Summer 2015 Smashing Records

July 2, 2015

maine070215eastJeff Masters in Weather Underground:

Unprecedented June heat scorched portions of four continents during the past week, and many all-time heat records are likely to fall across multiple continents this July as the peak heat of summer arrives for what has been the hottest year in recorded human history. Already on July 1, in Wimbledon, England–site of the classic Wimbledon tennis tournament–players are enduring the city’s hottest day in tournament history. The mercury hit 96.3°F (35.7°C) at Kew Gardens, the nearest recording site, topping the previous record of 94.3°F (34.6°C) on June 26, 1976. London’s Heathrow Airport has risen to 98.1°F (36.7°C) so far on July 1. This is not only a new all-time July record at that location, but also a July heat record for the UK, topping the previous record of 97.7°F (36.5°C) in Wisley on July 19, 2006.

We’ve already seen two of the planet’s top ten deadliest heat waves in history over the past two months; the Pakistani government announced on Wednesday that the death toll from the brutal June heat wave in Pakistan’s largest city, Karachi, had hit 1,250. According to statistics from EM-DAT, the International Disaster Database, this makes the 2015 heat wave in Pakistan the 8th deadliest in world history. The heat wave that hit India in May, claiming approximately 2,500 lives, ranks as the 5th deadliest.


Open Mind:

Consider La Crosse, WA for instance. On Friday (June 26) it broke the all-time record for that date, not just by a degree or even two, but by five degrees. That’s five degrees hotter than any other June 26th on record. The next day (Saturday June 27) it broke the record for that day too, exceeding the hottest June 27th on record, not by one, or two, or even five degrees, but by nine degrees.

If you think that’s impressive, consider that on Sunday (June 28) it tied the all-time record for any day, not just for that date. And it was not even July or August (the usual hottest months) yet. As for the daily record, of course it broke that. Not by one degree, not by two, not by five, not even by nine. It broke the June 28th record by fifteen degrees.

Eric Holthaus in Slate:

Another heat wave in August 2003, centered in France, was the deadliest in world history—more than 70,000 people died across Europe that month. It was also the most intense European heat wave in terms of temperatures in at least 500 years. Although air conditioning is still relatively rare across most of Europe, a repeat of 2003 isn’t likely, even if the temperatures this week turn out to be hotter. France instituted strict heat wave guidelines after the 2003 disaster that are widely credited with a significant reduction in mortality during a 2006 heat wave. That emergency plan, which includes making daily phone calls to hundreds of thousands of especially vulnerable people, is in place again this week.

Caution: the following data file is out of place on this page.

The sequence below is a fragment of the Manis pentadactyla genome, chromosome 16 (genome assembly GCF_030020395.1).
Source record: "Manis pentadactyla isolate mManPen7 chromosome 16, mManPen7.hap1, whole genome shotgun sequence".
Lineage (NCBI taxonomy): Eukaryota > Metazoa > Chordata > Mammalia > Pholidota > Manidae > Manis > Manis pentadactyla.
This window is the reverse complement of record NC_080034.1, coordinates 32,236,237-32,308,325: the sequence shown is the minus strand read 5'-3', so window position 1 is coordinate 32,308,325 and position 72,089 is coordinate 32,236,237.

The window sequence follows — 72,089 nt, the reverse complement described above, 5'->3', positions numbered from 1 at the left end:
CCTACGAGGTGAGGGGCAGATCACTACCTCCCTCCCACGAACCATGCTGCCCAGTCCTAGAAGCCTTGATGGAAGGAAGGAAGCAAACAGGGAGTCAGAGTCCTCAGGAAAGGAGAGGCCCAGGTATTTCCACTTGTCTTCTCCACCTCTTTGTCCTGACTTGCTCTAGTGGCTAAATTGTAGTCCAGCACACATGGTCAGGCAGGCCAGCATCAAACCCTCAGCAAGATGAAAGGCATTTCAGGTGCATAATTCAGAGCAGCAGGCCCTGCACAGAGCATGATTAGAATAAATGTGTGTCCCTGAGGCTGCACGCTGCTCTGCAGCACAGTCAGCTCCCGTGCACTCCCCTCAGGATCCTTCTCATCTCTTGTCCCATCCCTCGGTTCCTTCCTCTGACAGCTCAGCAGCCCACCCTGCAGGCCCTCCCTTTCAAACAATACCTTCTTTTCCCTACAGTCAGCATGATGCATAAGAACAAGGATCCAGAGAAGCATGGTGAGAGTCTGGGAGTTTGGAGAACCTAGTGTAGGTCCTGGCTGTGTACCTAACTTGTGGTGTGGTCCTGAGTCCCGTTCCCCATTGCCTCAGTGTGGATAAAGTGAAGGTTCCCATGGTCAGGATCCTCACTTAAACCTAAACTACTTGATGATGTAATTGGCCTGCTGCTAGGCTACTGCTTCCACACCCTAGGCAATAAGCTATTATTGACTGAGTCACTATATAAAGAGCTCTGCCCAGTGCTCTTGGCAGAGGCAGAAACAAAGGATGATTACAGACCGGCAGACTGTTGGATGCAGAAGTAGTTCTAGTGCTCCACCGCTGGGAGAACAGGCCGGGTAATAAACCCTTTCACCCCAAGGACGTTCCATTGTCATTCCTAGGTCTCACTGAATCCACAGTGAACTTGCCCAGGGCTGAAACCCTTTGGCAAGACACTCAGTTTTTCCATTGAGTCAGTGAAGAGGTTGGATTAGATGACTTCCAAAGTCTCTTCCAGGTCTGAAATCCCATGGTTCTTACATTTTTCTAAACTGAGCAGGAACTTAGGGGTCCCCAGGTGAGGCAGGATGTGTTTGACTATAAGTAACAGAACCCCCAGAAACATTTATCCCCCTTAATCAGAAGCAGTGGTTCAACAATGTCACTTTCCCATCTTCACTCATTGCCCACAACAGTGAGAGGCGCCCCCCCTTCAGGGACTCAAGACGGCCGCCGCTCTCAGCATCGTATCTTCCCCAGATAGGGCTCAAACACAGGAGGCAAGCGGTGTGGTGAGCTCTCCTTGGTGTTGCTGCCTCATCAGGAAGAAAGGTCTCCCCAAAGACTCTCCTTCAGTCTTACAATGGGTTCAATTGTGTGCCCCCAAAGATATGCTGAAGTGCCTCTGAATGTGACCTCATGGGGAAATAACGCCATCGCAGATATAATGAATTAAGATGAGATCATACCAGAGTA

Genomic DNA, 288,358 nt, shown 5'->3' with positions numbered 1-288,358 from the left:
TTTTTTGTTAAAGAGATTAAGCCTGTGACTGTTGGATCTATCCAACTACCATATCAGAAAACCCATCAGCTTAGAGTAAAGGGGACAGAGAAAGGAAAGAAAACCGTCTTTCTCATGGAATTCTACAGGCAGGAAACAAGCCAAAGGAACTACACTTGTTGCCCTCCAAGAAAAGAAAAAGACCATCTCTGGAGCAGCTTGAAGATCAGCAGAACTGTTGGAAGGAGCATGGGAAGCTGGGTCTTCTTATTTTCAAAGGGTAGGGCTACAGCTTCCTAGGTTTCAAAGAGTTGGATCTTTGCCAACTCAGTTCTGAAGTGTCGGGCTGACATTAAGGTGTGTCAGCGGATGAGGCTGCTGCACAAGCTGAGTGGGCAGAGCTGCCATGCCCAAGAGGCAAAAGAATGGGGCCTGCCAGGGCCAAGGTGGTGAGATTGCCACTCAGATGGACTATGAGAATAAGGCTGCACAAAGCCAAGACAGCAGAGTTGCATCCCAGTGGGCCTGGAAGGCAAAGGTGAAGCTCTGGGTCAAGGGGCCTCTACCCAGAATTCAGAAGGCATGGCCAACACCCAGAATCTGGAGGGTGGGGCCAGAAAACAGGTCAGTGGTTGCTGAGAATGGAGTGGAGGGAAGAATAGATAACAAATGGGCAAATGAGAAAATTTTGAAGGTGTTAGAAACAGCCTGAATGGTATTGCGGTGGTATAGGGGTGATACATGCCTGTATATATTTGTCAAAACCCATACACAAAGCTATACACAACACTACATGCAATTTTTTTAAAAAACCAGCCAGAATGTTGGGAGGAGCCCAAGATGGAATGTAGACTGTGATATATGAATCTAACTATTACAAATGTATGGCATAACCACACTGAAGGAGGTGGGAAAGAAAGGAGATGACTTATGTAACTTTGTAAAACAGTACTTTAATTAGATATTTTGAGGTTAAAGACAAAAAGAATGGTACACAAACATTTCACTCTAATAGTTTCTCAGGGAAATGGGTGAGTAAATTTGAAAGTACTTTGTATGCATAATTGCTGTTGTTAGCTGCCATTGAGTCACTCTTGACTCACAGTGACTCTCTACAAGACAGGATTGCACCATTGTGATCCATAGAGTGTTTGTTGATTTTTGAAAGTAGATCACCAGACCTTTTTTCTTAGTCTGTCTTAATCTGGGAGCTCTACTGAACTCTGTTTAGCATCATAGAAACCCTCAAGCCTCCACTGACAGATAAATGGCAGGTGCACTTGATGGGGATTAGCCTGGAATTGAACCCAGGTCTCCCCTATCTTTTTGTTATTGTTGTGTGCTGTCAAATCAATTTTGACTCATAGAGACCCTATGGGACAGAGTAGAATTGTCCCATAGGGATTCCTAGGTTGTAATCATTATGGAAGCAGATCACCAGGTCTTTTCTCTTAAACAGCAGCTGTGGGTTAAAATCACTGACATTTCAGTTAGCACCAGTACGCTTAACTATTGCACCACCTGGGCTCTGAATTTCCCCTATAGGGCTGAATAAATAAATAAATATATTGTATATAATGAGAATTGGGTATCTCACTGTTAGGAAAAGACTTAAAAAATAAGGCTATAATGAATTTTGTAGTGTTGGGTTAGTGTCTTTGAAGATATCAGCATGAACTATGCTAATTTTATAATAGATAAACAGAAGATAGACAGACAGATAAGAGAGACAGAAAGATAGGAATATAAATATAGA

This rapid-fire sequence of extreme heat waves is not a trend that is going to end any time soon. A study late last year found that in just the last 10 to 15 years heat waves like this have become 10 times more likely—mostly due to human-caused climate change. On Wednesday, the World Meteorological Organization and the World Health Organization, both United Nations organizations, issued their first-ever joint guidelines for dealing with the expected rise in heat waves and their increasing impact on public health.

“Heatwaves have emerged as an important hydrometeorological hazard and will remain so, given projected changes in the frequency of extreme heat events associated with human-induced climate change,” the U.N. text warned.


5 Responses to “Summer 2015 Smashing Records”

  1. earlosatrun Says:

    The thing that bothered me most about the recent hot in my neck of the planet was the lack of a nice big storm to finish the heat. Usually, I should say in the past, the heat would generate a nice rainstorm with lots of thunder and lightning, this year that didn’t happen.

    We had a small rain, and now the hot is starting again.

    Of course, all the guys who work for the oil companies here in Alberta are certain that it has nothing to do with global warming. Funny what their paycheque is doing to them.

  2. Peter, the table in the middle of this post needs a little more explanation. Certainly those are not daily records — not nearly hot enough. What are they? Thanks!

    • dumboldguy Says:

      My take was that they were some very old daily high records for some specific days in late June that have been broken in those locales. If that has happened already in 2015, we can expect July to blow the lid off in the Pacific Northwest as it looks to be doing in many other places on the planet.

    • greenman3610 Says:

      I believe these are monthly averages, not daily temp records.

  3. […] Summer 2015: WTFUWT (Open Mind): What’s puzzling is Watts’s reaction: he reports recent record-tying and record-breaking temperatures from Washington state. What’s surprising is not that the recent heat wave tied or broke record highs for so many locations, but by how much. […]

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